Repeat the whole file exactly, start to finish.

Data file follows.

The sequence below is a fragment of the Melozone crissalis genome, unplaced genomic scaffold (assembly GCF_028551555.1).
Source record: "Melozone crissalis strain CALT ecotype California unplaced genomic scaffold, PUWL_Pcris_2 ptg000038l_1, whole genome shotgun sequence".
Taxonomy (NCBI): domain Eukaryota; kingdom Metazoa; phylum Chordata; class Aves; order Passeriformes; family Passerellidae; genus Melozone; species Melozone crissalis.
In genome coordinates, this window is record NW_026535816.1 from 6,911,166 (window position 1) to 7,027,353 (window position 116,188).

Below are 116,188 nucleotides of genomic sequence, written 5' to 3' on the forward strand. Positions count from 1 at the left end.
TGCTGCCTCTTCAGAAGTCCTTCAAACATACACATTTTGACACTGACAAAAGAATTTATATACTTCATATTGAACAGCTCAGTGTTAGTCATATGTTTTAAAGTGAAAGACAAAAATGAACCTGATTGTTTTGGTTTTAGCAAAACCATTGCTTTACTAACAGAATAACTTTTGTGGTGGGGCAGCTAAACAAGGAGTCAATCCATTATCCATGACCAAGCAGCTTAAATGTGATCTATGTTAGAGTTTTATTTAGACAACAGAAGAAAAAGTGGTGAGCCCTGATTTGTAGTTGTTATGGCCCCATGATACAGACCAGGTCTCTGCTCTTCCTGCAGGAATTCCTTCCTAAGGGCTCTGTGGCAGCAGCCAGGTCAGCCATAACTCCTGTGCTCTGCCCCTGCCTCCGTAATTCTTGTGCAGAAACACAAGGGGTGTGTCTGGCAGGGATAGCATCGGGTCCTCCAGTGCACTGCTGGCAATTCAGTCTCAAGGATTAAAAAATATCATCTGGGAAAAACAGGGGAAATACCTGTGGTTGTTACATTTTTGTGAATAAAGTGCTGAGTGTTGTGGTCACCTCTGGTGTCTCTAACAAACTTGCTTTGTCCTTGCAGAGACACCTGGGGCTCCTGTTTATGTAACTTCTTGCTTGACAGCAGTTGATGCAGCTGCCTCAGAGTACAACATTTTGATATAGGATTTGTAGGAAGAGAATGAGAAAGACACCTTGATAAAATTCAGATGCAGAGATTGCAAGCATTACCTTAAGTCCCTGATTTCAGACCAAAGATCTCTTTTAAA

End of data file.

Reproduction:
The sequence below is a fragment of the Melozone crissalis genome, unplaced genomic scaffold (assembly GCF_028551555.1).
Source record: "Melozone crissalis strain CALT ecotype California unplaced genomic scaffold, PUWL_Pcris_2 ptg000038l_1, whole genome shotgun sequence".
Taxonomy (NCBI): domain Eukaryota; kingdom Metazoa; phylum Chordata; class Aves; order Passeriformes; family Passerellidae; genus Melozone; species Melozone crissalis.
In genome coordinates, this window is record NW_026535816.1 from 6,911,166 (window position 1) to 7,027,353 (window position 116,188).

Below are 116,188 nucleotides of genomic sequence, written 5' to 3' on the forward strand. Positions count from 1 at the left end.
TGCTGCCTCTTCAGAAGTCCTTCAAACATACACATTTTGACACTGACAAAAGAATTTATATACTTCATATTGAACAGCTCAGTGTTAGTCATATGTTTTAAAGTGAAAGACAAAAATGAACCTGATTGTTTTGGTTTTAGCAAAACCATTGCTTTACTAACAGAATAACTTTTGTGGTGGGGCAGCTAAACAAGGAGTCAATCCATTATCCATGACCAAGCAGCTTAAATGTGATCTATGTTAGAGTTTTATTTAGACAACAGAAGAAAAAGTGGTGAGCCCTGATTTGTAGTTGTTATGGCCCCATGATACAGACCAGGTCTCTGCTCTTCCTGCAGGAATTCCTTCCTAAGGGCTCTGTGGCAGCAGCCAGGTCAGCCATAACTCCTGTGCTCTGCCCCTGCCTCCGTAATTCTTGTGCAGAAACACAAGGGGTGTGTCTGGCAGGGATAGCATCGGGTCCTCCAGTGCACTGCTGGCAATTCAGTCTCAAGGATTAAAAAATATCATCTGGGAAAAACAGGGGAAATACCTGTGGTTGTTACATTTTTGTGAATAAAGTGCTGAGTGTTGTGGTCACCTCTGGTGTCTCTAACAAACTTGCTTTGTCCTTGCAGAGACACCTGGGGCTCCTGTTTATGTAACTTCTTGCTTGACAGCAGTTGATGCAGCTGCCTCAGAGTACAACATTTTGATATAGGATTTGTAGGAAGAGAATGAGAAAGACACCTTGATAAAATTCAGATGCAGAGATTGCAAGCATTACCTTAAGTCCCTGATTTCAGACCAAAGATCTCTTTTAAA